Children Youth and Families (CYFSOC) Conference 2017
Children Youth and Families System of Care Training Academy Presents
Honoring the Journey: Partnering with Refugee Families
Refugee families are a disparate and proud. They have been exposed to multiple stressors to arrive here in San Diego. This conference will provide tools to support refugee families through the development of trust and rapport. Conference presentations will address the recognition of resilience and the impact of trauma, the effects and challenges of forced migration, and identify culturally responsive interventions, tools and available resources for refugee families.
Click here for the conference registration form.
Click here for the conference scholarship form.
Upon completion of this training participants will be able to:
- Recognize resilience and the impact of trauma
- Describe the effects and challenges of forced migration
- Identify culturally responsive interventions, tools and resources
Dixie Galapon, Ph.D
Dixie Galapon works for Family Health Centers as the Associate Director of Mental Health in East County. She is currently based at the El Cajon Family Health Center, a clinic site which provides integrated behavioral health and primary health care to diverse members of the community, including refugee and immigrant communities from the Middle East. Prior to working at FHCSD, she worked at the Union of Pan Asian Communities wherein she managed various programs related to serving the Asian/Pacific Islander communities, as well as other refugee/immigrant communities. She has functioned as a trainer at BHETA, providing training for the County of San Diego, Behavioral Health Cultural Competence Academy, as well as other cultural responsiveness trainings. She has also engaged in statewide efforts for mental health prevention and early intervention related to the California Reducing Disparities Project, and served as the Regional Lead (in San Diego and Orange County) for the Asian/Pacific Islander Strategic Planning Workgroup. She obtained her doctorate at the California School of Professional Psychology, San Diego.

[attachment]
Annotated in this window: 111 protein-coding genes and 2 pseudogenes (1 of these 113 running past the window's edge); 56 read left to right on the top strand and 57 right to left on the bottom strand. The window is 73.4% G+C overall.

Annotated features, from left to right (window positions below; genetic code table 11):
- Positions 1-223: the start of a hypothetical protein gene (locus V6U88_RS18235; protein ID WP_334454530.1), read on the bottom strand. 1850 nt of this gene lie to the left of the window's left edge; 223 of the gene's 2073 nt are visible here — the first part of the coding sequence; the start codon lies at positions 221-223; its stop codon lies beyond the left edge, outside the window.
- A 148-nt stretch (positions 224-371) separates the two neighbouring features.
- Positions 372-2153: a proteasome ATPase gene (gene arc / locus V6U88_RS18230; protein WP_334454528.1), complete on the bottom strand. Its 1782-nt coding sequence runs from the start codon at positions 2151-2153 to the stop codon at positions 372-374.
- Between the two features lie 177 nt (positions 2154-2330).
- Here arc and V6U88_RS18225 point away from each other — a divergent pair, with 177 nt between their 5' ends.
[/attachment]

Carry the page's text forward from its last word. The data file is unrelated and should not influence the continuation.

Joe Reimann, Ph.D
Dr. Joachim (Joe) Reimann has provided direct clinical services to San Diego’s Middle Eastern and East African refugee groups for over ten years. He has also published funded research addressing these populations as well as cultural competence in general. Known as “Dr. Joe” in the community, Dr. Reimann is a psychologist in private practice, a board member for Somali Family Services of San Diego, and a Behavioral Health Program Manager for San Diego County’s Behavioral Health Services at Juvenile Forensic Services. While previously on the adjunct faculty at San Diego State University, Dr. Reimann received grant and contract support through the U.S. Office of Minority Health, the National Center for Minority Health Disparities, the Hispanic Centers of Excellence, and the California Endowment. In 2012 he was honored as Clinician of the Year at the Mental (now Behavioral) Health Recognition Dinner, largely for his work with local Somali consumers.
Andrea Frost, MA
Andrea Frost currently works as a Project Resource Teacher for the Office of Children & Youth in Transition in San Diego Unified School District. She serves students who are refugees as well as those who are homeless, in foster care, and the military. Andrea has 14 years of classroom teaching experience, working with students in 1st thru 5th grade in Chicago Public Schools and San Diego Unified School District. Her professional interest is helping to ensure that all students and families receive academic and social-emotional supports needed to be successful in school. Andrea was raised as a military child and grew up in Virginia/DC area, Germany, Texas, and Illinois. She graduated from University of Illinois at Chicago (B.A., English), San Diego State University (K-8 Teaching Credential) and Concordia University (M.A., Reading Specialist).
Bridget de la Garza, MA
Bridget de la Garza coordinates a Refugee School Impact Grant for San Diego Unified School District and is an officer of the San Diego Refugee Forum. In addition to classroom teaching experience, Bridget has taught at the university level, coached beginning special education teachers, been a school administrator, and worked with students in transition including homeless, foster, military, and refugee students. Her professional interest is helping to ensure that newcomer students and families receive academic and social-emotional supports needed to be successful in school. Bridget is from upstate New York and has degrees from Syracuse University and San Diego State University.